According to the discussion in Section 3.2, the air masses in the PBL and free atmosphere could be from different source origins and imply different aerosol types. In order to clearly define the impacts of vertical distribution on the optical properties (i.e., τ500, α440/870, and Sp), we divided the classification of vertical distribution into two categories based on [23], i.e., single-layer (type 1) and two-layer (type 2) aerosol structures of the aerosol extinction coefficient.

3.3.1. Characteristics of Single-Layer Aerosol Structure

The averaged aerosol extinction along with one standard deviation for single aerosol layer structure (type 1) is shown in Figure 3a. The aerosols are concentrated in the lower troposphere within 2 km altitude and the averaged extinction coefficient value is less than 0.2 km−1 at the near surface. This confinement of aerosols was attributed to boundary layer dynamics and inversion layer below free atmosphere. The total number of days corresponding to type 1 was 55 days (total number of data points = 649) and there were a maximum of 15 days in October, followed by a total of 11 days in September (Figure 4c). The single-layered structure of aerosols mainly occurred in the autumn and winter, especially in September and October, as shown in Figure 3c.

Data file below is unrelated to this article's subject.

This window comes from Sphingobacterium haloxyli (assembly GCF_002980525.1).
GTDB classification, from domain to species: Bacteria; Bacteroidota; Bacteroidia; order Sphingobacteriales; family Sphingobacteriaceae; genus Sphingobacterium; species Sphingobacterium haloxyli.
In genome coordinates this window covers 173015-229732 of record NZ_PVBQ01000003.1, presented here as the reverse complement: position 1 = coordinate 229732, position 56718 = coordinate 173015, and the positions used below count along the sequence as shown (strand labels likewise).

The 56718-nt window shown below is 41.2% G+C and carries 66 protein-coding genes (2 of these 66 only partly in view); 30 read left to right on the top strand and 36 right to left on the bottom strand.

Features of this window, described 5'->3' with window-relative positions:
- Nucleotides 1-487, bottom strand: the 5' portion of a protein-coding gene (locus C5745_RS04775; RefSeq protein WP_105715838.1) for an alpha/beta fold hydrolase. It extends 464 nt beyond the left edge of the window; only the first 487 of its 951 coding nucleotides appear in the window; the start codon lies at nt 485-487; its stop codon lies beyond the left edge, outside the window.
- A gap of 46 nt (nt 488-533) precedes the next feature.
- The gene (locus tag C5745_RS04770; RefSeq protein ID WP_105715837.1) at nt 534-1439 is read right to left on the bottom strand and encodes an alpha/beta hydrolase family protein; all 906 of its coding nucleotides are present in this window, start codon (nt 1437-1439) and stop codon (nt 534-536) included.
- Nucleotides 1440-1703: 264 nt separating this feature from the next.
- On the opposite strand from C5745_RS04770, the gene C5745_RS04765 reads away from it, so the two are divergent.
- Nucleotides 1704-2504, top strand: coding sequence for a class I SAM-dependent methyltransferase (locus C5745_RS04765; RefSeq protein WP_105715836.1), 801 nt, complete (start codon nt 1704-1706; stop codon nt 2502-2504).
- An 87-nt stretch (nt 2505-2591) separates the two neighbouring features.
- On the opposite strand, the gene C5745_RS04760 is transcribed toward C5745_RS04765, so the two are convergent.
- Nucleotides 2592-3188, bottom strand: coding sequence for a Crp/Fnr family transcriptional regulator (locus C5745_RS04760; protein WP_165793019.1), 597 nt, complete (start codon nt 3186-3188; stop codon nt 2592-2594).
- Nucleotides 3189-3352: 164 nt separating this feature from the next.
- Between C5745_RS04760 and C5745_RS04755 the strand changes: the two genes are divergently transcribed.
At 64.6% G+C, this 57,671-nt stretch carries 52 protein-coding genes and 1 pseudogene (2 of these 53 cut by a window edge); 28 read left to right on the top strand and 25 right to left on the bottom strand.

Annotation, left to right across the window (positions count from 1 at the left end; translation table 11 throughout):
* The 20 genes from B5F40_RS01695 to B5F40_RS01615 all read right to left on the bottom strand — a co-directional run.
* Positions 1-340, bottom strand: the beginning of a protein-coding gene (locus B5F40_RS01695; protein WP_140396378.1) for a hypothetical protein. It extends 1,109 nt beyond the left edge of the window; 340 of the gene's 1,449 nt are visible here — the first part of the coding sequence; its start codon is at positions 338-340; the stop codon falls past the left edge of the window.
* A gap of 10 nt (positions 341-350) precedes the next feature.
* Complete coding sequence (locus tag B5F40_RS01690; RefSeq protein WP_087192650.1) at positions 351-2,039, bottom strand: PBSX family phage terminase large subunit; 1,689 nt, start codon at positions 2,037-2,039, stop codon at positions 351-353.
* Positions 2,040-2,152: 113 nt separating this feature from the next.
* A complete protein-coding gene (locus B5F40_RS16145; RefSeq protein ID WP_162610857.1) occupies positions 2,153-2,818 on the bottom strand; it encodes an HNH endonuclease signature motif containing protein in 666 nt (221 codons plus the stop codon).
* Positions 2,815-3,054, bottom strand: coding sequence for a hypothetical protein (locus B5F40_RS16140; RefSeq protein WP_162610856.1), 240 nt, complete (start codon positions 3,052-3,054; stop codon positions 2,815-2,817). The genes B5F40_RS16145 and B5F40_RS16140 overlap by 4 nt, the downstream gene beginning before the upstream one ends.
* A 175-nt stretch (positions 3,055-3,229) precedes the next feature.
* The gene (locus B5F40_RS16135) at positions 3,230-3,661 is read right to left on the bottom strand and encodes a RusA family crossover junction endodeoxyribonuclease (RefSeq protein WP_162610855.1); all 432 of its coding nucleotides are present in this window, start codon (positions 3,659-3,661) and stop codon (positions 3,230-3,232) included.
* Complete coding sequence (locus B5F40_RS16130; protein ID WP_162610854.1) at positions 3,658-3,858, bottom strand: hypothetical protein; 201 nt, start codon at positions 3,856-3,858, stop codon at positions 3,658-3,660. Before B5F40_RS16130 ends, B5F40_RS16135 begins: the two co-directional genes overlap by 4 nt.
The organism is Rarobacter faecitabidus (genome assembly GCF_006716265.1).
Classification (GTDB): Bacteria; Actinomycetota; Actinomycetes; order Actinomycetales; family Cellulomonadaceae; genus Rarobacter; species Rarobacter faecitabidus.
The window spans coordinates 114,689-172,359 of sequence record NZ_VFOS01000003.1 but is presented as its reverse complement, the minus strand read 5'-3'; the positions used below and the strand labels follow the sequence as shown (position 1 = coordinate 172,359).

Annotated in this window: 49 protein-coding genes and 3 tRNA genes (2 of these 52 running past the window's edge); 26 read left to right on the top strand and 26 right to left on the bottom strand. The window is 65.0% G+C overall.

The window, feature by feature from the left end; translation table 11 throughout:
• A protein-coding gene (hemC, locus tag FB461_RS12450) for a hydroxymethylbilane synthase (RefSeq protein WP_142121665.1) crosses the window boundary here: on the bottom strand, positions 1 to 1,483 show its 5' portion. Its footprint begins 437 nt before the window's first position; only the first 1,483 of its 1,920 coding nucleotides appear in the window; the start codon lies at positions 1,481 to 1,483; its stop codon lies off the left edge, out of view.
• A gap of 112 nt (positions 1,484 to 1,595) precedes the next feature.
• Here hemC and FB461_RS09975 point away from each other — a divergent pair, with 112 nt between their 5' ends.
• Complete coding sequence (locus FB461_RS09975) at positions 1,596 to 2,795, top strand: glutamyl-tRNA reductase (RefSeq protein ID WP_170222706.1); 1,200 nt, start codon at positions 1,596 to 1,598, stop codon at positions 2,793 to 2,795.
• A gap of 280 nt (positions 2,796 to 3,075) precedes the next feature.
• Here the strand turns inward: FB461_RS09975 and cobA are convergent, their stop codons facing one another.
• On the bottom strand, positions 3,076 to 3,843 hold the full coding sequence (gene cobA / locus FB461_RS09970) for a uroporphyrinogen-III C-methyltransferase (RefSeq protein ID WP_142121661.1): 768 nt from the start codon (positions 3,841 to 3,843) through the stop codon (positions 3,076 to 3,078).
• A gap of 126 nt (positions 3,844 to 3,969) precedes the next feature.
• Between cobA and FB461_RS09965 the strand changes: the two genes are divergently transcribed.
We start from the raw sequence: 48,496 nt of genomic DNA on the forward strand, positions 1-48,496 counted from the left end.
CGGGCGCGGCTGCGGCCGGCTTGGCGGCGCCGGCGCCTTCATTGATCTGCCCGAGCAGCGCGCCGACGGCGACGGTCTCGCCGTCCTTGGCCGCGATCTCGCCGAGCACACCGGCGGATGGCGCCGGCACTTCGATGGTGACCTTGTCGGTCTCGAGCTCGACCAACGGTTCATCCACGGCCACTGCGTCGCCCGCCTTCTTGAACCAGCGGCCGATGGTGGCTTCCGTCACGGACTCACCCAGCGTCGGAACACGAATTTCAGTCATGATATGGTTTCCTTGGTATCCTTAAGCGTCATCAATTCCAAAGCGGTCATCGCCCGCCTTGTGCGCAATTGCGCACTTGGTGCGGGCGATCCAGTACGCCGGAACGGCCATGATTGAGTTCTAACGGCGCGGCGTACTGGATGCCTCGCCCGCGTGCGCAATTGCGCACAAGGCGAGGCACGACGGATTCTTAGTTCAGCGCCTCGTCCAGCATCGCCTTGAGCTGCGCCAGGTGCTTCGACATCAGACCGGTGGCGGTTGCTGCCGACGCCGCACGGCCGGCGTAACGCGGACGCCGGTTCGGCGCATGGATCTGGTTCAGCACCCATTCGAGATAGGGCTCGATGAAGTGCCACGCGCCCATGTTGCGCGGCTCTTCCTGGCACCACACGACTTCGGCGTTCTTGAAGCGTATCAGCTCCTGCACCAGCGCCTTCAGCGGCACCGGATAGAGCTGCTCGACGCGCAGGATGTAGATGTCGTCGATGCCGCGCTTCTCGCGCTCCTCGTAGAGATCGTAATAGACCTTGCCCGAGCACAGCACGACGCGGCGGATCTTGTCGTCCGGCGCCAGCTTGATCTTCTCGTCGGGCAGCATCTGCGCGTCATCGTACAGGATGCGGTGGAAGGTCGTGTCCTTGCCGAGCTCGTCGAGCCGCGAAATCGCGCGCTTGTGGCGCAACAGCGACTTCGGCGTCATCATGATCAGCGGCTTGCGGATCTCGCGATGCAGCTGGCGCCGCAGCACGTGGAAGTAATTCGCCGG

In order to explore the possible sources and types of aerosols, the backward trajectory simulations were employed. Five-day back trajectories (Figure 4a) made at a height of 500 m represent the occurrence height of maximum aerosol extinction. The back trajectories for type 1 showed disorder and originated from all the directions. We further divided the total area into three regions (Figure 4b), viz., the Asia continental region (AC; Mongolia, Tibet, Xinjiang, North China and Central China region, Japan, and South Korea), the Pacific Ocean region (PO; Northwestern Pacific), and the Southeast Asia region (SA; Southeast Asia and southern China). Back trajectory analysis showed that a total of 28 day (number of data points = 458), 12 day (number of data points = 59), and 21 day (number of data points = 154) air masses were coming from AC, PO, and SA regions to EPA-NCU site, respectively (Figure 4c,e). It is important to note that few trajectories passed through more than one region, which resulted in double counting of data numbers in Table 1.
Combining information of α440/870 and Sp can help us to distinguish the aerosol types. Figure 5a shows the scatter plot of α440/870 and Sp with code denoting τ500 together with the histograms representing spread of samples and color magnitude of for type 1. The τ values were in the range of 0.1 to 0.6, with an average value of 0.21; α440/870 was between 0.6 and 1.8, with an average value of 1.26 ± 0.31. The Sp is concentrated between 30 and 60 sr with an average of 39 sr. Previous studies reported that the Sp values of (37 ± 9) sr and (33 ± 6) sr were for dust and marine aerosols, respectively [69].